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EDITIONS
 Wednesday, 18 December, 2002, 13:35 GMT
Clubs warned over pirate radio
DJ in a nightclub
In the past week, 10 nightclubs have received warnings
Nightclub owners are being warned they could face heavy fines or jail sentences if they host parties for pirate radio stations.

A government Christmas crackdown is targeting clubs promoting pirate stations, telling them they face the same punishment as the pirate stations themselves.

The campaign claimed its first victory after a club in Manchester cancelled a party for local pirate station Buzz FM, after receiving a warning from the Radiocommunications Agency (RA).

Radiocommunications Agency officer disconnecting a pirate transmitter
One thousand operations were carried out against pirates in 2002
Between 80 and 100 illegal stations are on air in the UK at any one time, according to the RA, who said pirates put lives at risk by interfering with air traffic control and emergency service frequencies.

"Pirate broadcasters can cause problems for everybody," Radio and Telecoms Minister Stephen Timms said.

"Those who support them, by supplying premises or advertising with them, are just as bad.

"We need to make sure that we protect the public from these risks, and cracking down on clubs that help the pirates is a vital part of this."

Most pirate stations broadcast dance music to relatively small areas from illegal transmitters, often hidden in tower blocks in and around London.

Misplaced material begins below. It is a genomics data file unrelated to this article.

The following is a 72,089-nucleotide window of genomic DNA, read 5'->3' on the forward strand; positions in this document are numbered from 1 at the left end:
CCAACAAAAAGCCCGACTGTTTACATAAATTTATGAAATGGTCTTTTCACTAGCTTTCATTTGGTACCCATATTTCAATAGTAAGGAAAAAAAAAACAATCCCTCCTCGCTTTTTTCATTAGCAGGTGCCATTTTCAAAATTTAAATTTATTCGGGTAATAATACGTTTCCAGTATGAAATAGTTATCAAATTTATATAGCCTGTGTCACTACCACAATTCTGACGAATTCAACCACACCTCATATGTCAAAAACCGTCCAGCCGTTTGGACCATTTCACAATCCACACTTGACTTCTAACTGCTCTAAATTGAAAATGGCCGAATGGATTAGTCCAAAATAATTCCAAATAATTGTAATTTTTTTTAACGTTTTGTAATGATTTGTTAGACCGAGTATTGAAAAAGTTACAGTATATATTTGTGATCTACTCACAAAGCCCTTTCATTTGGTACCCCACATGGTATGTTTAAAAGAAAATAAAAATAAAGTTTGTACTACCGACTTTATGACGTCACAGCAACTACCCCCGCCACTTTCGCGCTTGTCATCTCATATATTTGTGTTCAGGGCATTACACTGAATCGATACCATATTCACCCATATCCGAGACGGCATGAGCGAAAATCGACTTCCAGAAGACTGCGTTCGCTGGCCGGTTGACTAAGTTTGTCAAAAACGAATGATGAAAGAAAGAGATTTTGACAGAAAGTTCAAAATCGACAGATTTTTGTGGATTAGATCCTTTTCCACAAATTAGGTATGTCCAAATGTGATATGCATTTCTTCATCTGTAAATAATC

Pirate prosecutions

The RA has carried out more than 1,000 "operations" against such broadcasters this year - mostly seizing transmitters - which have resulted in 39 successful prosecutions.

Pirate broadcasters and nightclubs promoting them face an unlimited fine or up to two years in prison if convicted.

In 2001, prosecutions resulted in an average fine of 430.

The RA is part of the Department of Trade and Industry (DTI), which said pirate stations interfere with vital frequencies - mostly air traffic control - on about 12 to 15 known instances per year.

It may help sever links between clubs and the pirate radio stations

DTI spokesman

In the summer, one pirate station in west London disrupted air traffic control at Heathrow airport for six hours with its broadcasts.

A DTI spokesman told BBC News Online: "There is a well-established link between clubs and pirate radio stations.

"By cancelling events, the clubs will lose a lot of money and it will cause massive inconvenience.

"It may not cause problems for the pirate radio stations, but it may help sever links between clubs and the pirate radio stations."

Ms Dynamite
Ms Dynamite: Cut her teeth on pirate stations
He said authorities were not diverting their attention from targeting the illegal broadcasters themselves.

Although banned, pirate stations have been breeding grounds for some of the UK's best new talent over the years - from the DJs of the off-shore Radio Caroline in the 1960s to current garage stars including So Solid Crew and Ms Dynamite.

So Solid Crew made their names on Supreme FM and Delight FM before having a string of top 10 hits.

Ms Dynamite cut her teeth on Raw FM and Freek FM, then launched a successful mainstream career that has seen her become one of the UK's biggest stars of 2002.

But the DTI says it is not concerned about denying musical talent an outlet.

"There are a lot of other legitimate channels to develop things like that," the spokesman said.

"The bottom line is that [pirate radio] does actually pose quite a serious potential threat. That's what we're concerned about."

See also:

06 Jan 00 | Science/Nature
16 Aug 02 | Entertainment
25 May 99 | Middle East
19 Dec 02 | Entertainment
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